[The Backwoods Engineer] tested out a new accessory kit for the STM32-F4 Discovery board. The image above shows two boards communicating with the UDP protocol. Notice the extra PCB into which each Discovery board has been plugged. This is a third-party add-on which adds Ethernet, RS-232, SD card slot, and a connector for LCD or Camera. We’ve had one of these F4 Discovery boards on hand for a while and haven’t figured out a good way to connect external hardware to the huge dual pin-headers. This doesn’t solve the problem — the base board also includes dual headers to break-out all the pins — but having Ethernet, serial, and SD certainly reduces the need to add all that much more. The other drawback to the hardware is that the sample firmware is targeted at the IAR Embedded Workbench which is neither free, nor in the realm of affordable for hobbyists.
The NIC used on the baseboard has auto-crossover capabilities so the boards were connected using a regular Cat6 patch cable. This example has the boards constantly sending UDP packets with the module on the right reporting status information to a terminal via the serial connection.
We’ve said it time and again, the Arduino is a prototyping platform. In that spirit, [Doug Jackson] shows you how to conserve the expensive Arduino board and Ethernet shield by building your own Arduino Ethernet module. You may remember the ENC28j60 as a NIC for your microcontrollers. [Doug’s] board makes use of that chip and adds an ATmega168 with a crystal, power regulator, breakout pins, and even a few DIP switches which can come in quite handy.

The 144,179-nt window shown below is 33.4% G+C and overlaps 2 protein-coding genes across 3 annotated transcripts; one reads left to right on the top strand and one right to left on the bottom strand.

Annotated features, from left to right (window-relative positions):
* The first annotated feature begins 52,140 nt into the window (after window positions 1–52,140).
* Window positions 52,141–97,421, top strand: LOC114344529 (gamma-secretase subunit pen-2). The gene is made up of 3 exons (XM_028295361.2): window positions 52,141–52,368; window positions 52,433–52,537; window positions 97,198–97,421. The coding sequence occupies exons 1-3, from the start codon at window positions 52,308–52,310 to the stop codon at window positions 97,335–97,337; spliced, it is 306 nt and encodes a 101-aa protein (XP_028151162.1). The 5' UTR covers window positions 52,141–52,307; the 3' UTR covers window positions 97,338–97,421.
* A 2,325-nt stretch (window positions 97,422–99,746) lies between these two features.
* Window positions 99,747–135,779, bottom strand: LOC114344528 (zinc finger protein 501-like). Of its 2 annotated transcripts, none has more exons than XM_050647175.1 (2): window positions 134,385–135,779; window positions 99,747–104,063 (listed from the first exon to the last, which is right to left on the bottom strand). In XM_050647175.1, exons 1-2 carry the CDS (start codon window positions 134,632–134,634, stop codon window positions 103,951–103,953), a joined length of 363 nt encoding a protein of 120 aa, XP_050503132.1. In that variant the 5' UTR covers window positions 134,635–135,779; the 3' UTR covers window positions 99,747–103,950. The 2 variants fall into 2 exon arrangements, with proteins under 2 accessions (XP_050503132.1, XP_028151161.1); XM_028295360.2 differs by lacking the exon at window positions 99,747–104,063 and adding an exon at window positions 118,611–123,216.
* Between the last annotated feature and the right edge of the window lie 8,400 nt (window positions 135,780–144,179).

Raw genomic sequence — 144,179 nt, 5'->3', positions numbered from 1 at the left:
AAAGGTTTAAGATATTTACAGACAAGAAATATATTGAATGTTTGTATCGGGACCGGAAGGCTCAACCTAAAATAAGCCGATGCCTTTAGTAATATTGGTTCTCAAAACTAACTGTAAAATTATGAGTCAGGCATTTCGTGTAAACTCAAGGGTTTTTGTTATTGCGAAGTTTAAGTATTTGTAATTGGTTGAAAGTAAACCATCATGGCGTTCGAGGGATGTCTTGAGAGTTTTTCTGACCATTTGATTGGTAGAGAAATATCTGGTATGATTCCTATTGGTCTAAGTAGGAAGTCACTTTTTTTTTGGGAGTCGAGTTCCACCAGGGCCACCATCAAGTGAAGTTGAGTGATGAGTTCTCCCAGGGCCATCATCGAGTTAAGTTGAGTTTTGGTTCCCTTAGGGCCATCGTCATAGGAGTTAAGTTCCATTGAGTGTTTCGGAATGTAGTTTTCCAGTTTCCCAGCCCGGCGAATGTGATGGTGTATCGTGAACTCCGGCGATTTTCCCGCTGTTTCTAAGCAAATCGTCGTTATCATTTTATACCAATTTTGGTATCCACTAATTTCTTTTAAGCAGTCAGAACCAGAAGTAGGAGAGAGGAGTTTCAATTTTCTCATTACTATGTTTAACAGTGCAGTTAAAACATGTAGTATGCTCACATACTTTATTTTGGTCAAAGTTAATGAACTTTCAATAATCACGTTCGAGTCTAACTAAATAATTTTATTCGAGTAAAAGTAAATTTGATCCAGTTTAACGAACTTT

While Black Hat and Defcon have both concluded, we’re going to post a few more talks that we think deserve attention. [Sherri Sparks] and [Shawn Embleton] from Clear Hat presented Deeper Door, exploiting the NIC chipset. Windows machines use NDIS, the Network Driver Interface Specification, to communicate between the OS and the actual NIC. NDIS is an API that lets programmers talk to network hardware in a general fashion. Most firewalls and intrusion detection systems monitor packets at the NDIS level. The team took a novel approach to bypassing machine security by hooking directly to the network card, below the NDIS level.
The team targeted the Intel 8255x chipset because of its open documentation and availability of compatible cards like the Intel PRO/100B. They found that sending data was very easy: Write a UDP packet to a specific memory address, check to make sure the card is idle, and then tell it to send. The receive side was slightly more difficult, because you have to intercept all inbound traffic and filter out the replies you want from the legitimate packets. Even though they were writing low level chipset specific code, they said it was much easier to implement than writing an NDIS driver. While a certainly a clever way to implement a covert channel, it will only bypass an IDS or firewall on the same host and not one on the network.
[photo: Big Fat Rat]